New rule for retirement and rehoming of racehorses

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A new rule of racing is now in effect to support racehorses in retiring from their track careers to new homes.

Racing and Wagering Western Australia (RWWA) aims for all healthy and behaviourally sound thoroughbred and standardbred horses to retire to second careers as pleasure or performance horses.

To help achieve this, Chief Executive Officer Ian Edwards said a new local rule of racing requires owners and trainers to make a demonstrated effort to rehome horses from August 1.

“As an industry, we are committed to the continued evolution and elevation of our welfare standards,” Ian said.

“Most racehorses leave the track with a retirement plan already in place, whether it’s for breeding or a new start in a different equestrian discipline, but now it officially becomes an obligation for owners to make every reasonable effort to rehome horses.

“The new retirement rule has been timed to follow the establishment of RWWA’s Off the Track WA, which complements existing pathways for rehoming racehorses.”

Off the Track WA (OTTWA) includes the OTTWA Estate in North Dandalup and OTTWA Retraining Program, which have been operating since September 2020.

Through the program, RWWA takes ownership of retired racehorses and covers all the costs of care and retraining until they are matched to the right new home. Priority is given to horses which may be more challenging to rehome, such as those in remote areas.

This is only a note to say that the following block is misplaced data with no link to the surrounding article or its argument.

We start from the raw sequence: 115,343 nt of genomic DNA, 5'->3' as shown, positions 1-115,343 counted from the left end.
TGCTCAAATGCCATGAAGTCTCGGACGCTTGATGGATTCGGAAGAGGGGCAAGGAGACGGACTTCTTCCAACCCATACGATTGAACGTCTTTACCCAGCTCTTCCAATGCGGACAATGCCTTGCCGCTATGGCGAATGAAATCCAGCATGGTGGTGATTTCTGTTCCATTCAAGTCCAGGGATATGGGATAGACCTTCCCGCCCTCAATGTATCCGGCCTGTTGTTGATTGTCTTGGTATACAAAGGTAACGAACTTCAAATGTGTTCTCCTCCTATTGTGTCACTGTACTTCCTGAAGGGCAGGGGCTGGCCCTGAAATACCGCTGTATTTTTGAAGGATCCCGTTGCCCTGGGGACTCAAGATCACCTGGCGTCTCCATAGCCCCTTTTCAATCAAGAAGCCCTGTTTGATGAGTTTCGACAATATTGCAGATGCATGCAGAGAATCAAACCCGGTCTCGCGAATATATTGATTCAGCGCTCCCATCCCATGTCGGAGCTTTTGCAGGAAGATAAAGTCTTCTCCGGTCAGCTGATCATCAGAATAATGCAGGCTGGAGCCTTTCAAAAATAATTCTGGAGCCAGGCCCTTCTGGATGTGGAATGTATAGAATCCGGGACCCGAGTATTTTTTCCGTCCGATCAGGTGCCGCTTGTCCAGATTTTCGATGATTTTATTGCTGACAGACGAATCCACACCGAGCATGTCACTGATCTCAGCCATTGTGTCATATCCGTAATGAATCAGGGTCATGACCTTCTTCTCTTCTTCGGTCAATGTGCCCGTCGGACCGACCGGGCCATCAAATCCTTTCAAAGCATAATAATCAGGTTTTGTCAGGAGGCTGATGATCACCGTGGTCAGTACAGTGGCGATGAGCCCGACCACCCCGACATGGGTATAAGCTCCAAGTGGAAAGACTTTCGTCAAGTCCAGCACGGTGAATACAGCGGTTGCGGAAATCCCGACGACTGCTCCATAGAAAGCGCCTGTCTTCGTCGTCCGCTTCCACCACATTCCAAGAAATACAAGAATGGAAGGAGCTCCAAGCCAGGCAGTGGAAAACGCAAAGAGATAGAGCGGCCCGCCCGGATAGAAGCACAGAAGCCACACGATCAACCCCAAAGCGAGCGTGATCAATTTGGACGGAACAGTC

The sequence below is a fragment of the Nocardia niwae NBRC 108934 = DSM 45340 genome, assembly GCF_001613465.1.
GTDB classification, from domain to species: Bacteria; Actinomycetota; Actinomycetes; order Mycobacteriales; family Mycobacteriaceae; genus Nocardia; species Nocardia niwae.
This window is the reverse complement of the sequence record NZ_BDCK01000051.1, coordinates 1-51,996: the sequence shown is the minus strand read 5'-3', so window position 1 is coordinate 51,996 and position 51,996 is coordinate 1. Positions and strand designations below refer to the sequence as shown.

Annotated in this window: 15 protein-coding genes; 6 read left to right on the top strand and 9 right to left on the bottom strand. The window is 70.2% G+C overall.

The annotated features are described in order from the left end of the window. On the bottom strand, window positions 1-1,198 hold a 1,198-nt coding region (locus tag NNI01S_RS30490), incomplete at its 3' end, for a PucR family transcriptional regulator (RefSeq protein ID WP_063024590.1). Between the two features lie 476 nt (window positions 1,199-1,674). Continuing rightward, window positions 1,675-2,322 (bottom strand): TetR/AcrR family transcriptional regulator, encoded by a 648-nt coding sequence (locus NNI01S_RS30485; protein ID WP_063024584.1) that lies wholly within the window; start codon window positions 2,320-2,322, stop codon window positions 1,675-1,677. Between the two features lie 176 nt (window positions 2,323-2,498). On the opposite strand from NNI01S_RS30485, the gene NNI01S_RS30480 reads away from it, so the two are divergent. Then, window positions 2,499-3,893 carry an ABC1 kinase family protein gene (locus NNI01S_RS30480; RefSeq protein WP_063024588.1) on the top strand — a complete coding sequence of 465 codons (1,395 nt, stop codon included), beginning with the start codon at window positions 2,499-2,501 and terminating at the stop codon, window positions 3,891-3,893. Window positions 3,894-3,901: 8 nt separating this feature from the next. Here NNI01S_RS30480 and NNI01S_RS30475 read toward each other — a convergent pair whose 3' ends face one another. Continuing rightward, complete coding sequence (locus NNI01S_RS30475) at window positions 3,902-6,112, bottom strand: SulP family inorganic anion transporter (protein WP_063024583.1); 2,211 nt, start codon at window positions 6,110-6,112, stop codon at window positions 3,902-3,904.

“We’re thrilled by the success of the OTTWA Retraining Program. We recently sold our 40th retrained horse, which was our target for the first year so we’re ahead of schedule,” Ian said.

“Demand for retrained horses is high and we have about 50 people on our waiting list. The program gives new owners peace of mind that the horses have been vet checked and retrained.

“The application process is thorough and horses are matched to disciplines and riders that suit them so they have the best chance of finding their forever home. We want people to form strong bonds with the horses, so we follow up with support such as OTTWA clinics to help horses and riders develop their skills together.”

More than 2000 horses now have an Off the Track WA Passport, a program which gives access to subsidised education and special events while also enabling RWWA to trace the lives of former racehorses.

“We have former racehorses now competing in all kinds of disciplines including dressage, eventing, show jumping, show horse, endurance and polocrosse,” Ian said.

“Several have been donated to specialist riding centres as therapy horses for people who have physical, intellectual, emotional and social challenges.

“The OTTWA program is the first of its kind in Western Australia and it’s proving the versatility and value of thoroughbreds and standardbreds as they find new purpose and rewarding lives after racing.”